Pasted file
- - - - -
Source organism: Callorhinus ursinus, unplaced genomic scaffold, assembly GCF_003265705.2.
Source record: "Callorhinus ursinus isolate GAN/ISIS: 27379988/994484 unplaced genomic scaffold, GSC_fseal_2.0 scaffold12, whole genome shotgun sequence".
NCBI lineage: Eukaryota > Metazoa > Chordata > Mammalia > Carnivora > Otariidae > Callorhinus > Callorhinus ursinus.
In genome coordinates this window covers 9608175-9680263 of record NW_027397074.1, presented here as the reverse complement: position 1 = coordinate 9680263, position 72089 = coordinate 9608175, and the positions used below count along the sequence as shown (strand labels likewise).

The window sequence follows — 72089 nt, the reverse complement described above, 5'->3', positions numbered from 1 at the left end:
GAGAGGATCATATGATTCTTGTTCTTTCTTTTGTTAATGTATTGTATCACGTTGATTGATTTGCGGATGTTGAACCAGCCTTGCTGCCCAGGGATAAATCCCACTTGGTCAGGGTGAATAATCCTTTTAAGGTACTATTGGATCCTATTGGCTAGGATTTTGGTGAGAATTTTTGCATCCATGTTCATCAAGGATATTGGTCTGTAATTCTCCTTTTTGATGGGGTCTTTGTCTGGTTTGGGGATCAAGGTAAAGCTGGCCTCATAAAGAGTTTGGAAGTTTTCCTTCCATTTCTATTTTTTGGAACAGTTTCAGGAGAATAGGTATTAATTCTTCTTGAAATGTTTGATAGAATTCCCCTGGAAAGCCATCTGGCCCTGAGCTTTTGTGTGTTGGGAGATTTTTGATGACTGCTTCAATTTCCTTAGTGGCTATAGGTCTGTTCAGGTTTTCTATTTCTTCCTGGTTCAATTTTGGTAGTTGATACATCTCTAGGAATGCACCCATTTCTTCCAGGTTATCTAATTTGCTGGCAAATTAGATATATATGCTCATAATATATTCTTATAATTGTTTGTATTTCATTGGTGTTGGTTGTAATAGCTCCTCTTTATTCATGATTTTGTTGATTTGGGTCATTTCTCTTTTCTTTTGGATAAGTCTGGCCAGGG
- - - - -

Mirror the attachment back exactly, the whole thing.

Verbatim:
Source organism: Callorhinus ursinus, unplaced genomic scaffold, assembly GCF_003265705.2.
Source record: "Callorhinus ursinus isolate GAN/ISIS: 27379988/994484 unplaced genomic scaffold, GSC_fseal_2.0 scaffold12, whole genome shotgun sequence".
NCBI lineage: Eukaryota > Metazoa > Chordata > Mammalia > Carnivora > Otariidae > Callorhinus > Callorhinus ursinus.
In genome coordinates this window covers 9608175-9680263 of record NW_027397074.1, presented here as the reverse complement: position 1 = coordinate 9680263, position 72089 = coordinate 9608175, and the positions used below count along the sequence as shown (strand labels likewise).

The window sequence follows — 72089 nt, the reverse complement described above, 5'->3', positions numbered from 1 at the left end:
GAGAGGATCATATGATTCTTGTTCTTTCTTTTGTTAATGTATTGTATCACGTTGATTGATTTGCGGATGTTGAACCAGCCTTGCTGCCCAGGGATAAATCCCACTTGGTCAGGGTGAATAATCCTTTTAAGGTACTATTGGATCCTATTGGCTAGGATTTTGGTGAGAATTTTTGCATCCATGTTCATCAAGGATATTGGTCTGTAATTCTCCTTTTTGATGGGGTCTTTGTCTGGTTTGGGGATCAAGGTAAAGCTGGCCTCATAAAGAGTTTGGAAGTTTTCCTTCCATTTCTATTTTTTGGAACAGTTTCAGGAGAATAGGTATTAATTCTTCTTGAAATGTTTGATAGAATTCCCCTGGAAAGCCATCTGGCCCTGAGCTTTTGTGTGTTGGGAGATTTTTGATGACTGCTTCAATTTCCTTAGTGGCTATAGGTCTGTTCAGGTTTTCTATTTCTTCCTGGTTCAATTTTGGTAGTTGATACATCTCTAGGAATGCACCCATTTCTTCCAGGTTATCTAATTTGCTGGCAAATTAGATATATATGCTCATAATATATTCTTATAATTGTTTGTATTTCATTGGTGTTGGTTGTAATAGCTCCTCTTTATTCATGATTTTGTTGATTTGGGTCATTTCTCTTTTCTTTTGGATAAGTCTGGCCAGGG